HOLYOKE It was every father's nightmare.
The 11:30 p.m. call from Holyoke Medical Center's Emergency Department shattered Doug Arnold"s world as he learned that his 20-year-old daughter Marissa, a co-captain of her soccer team with a 3.5 grade point average and a double major, had suffered an embolic stroke and was receiving blood clot-busting medicine in HMC's Emergency Department.
Suddenly paralyzed on her right side, Marissa Arnold wasn't sure what was happening to her. The night began ordinarily, a friend was braiding her hair in a Mount Holyoke College dormitory room when she slowly slipped to the floor. Her hearing got fuzzy and she couldn't speak. Her friends called the college Public Safety Department and then 9-1-1.
"I was on the floor. I couldn"t get up. They were asking what was going on," said Marissa, usually a bubbly conversationalist who has played soccer since age seven, doesn't smoke or drink, and is in excellent physical condition.
"Next thing I knew I was on a stretcher being brought downstairs and into an ambulance," said Marissa, who miraculously survived her stroke with flying colors, thanks to a dynamic group of girlfriends (Emily Staszak, Leigh Foster, Arden Hemstreet and Bethany Patterson), the quick response of Mt. Holyoke College Public Safety (Senior Officers Jeff Baeder, Jeff Wojick and Lt. Ray Labarre), a stellar team of emergency medical technicians from South Hadley Fire Department, the proactive team of Holyoke Medical Center Emergency Department professionals and Hartford Hospital"s Interventional Radiologist Dr. Stephen Okhi, who performed a Mechanical Embolus Removal In Cerebral Ischemia (MERCI) procedure when Marissa arrived via LifeStar helicopter.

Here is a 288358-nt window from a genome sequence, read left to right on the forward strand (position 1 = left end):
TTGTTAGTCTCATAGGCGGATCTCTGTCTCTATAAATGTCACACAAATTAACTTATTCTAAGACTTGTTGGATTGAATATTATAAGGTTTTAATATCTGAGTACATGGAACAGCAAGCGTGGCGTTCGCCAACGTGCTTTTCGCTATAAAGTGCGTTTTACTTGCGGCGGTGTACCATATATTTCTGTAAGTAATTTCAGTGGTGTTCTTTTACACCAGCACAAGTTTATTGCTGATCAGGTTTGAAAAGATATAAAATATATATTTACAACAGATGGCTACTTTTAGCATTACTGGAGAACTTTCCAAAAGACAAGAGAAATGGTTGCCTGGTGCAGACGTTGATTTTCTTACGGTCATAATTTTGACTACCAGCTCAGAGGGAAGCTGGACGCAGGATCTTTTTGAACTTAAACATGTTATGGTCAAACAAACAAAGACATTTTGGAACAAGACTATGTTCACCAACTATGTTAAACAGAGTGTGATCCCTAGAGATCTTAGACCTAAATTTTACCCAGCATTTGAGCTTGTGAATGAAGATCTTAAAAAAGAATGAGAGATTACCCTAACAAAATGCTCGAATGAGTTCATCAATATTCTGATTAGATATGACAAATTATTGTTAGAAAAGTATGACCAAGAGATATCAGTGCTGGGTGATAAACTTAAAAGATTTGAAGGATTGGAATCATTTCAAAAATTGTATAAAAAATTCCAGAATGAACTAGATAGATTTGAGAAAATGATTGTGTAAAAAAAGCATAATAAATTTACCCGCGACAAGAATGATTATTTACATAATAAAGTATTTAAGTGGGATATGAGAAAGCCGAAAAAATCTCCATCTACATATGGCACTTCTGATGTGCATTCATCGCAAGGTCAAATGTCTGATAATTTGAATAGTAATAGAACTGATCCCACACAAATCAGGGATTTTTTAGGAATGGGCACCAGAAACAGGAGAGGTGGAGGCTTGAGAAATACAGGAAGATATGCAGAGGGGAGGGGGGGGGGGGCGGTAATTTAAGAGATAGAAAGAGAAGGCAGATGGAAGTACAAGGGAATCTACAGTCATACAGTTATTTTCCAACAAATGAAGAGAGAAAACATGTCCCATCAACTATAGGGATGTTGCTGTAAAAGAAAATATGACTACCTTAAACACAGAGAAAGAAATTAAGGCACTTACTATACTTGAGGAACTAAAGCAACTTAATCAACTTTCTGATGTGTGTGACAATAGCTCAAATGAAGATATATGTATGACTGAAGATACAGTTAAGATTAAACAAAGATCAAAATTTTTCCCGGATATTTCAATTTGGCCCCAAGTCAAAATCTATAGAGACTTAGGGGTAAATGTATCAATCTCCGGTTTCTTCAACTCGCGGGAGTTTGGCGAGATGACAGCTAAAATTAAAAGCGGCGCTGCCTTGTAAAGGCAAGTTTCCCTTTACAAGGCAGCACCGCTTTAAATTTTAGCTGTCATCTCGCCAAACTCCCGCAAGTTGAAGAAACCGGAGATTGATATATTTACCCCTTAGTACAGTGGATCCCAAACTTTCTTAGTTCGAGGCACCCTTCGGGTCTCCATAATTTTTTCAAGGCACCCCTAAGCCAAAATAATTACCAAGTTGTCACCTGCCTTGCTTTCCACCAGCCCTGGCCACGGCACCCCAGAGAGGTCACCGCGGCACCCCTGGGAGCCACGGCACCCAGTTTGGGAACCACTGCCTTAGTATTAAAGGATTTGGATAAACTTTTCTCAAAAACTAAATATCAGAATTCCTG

"I really got world class care in all respects," said Marissa, whose stroke was caused by a blood clot on her brain"s left side, removed via a sprung coil catheter-threaded into the vessel.
Deborah Marsh was on duty in HMC"s Emergency Department when Marissa arrived, trailed by seven girlfriends, her parents and her Mt. Holyoke soccer coach.
"She did have classic signs of stroke," said Marsh, incredulous because of Marissa's age and physique.
Stroke is one of the top five diagnoses doctors treat at HMC, designated a "Primary Stroke Service" by the Massachusetts Department of Public Health.
"It was bizarre," said Emergency Department Physician Dr. Nicholas Fay, who immediately called for a CT scan and Neurologist Dr. M. Zubair Kareem, who administered TPA, or "Altephase," a clot-busting drug.
"The protocol was in place, we had the CT scan, labs drawn, the radiologist and hospitalists were notified. Survival was never a question, but the fact that she's back and has no deficit left is pretty miraculous. Luckily it happened when she was awake and she got in here quickly," said Fay.
Marsh said the TPA worked quickly and gave doctors a window to get her to Hartford Hospital. "By the time the helicopter came, midnight or 1 a.m., she could say her own name. It was coming out really garbled, but it made you want to cry right along with her mom, because you saw her when she came in, and now she was better," said Marsh.
"I remember feeling like the whole hospital was there helping me, taking my vitals and asking me where I was," said Marissa, and her father agreed.
"Dr. Kareem called me in the morning. He was very concerned. I can"t say enough about the doctors, the whole team. Everybody did a real bang up job," he said. "What could they have done that they didn't do? The teams were in place at Holyoke Medical Center as well as at Hartford Hospital. Everyone worked together to create this positive outcome."
Her story gained both local and national attention and was featured extensively during a recent broadcast of NBC's "Today" show.
Why Marissa had a stroke still mystifies neurologists, but her recovery is the happiest ending her family and friends could hope for.
"I'm completely fine, no facial sag, no speech impediments, nothing," said Marissa recently. "We were really lucky."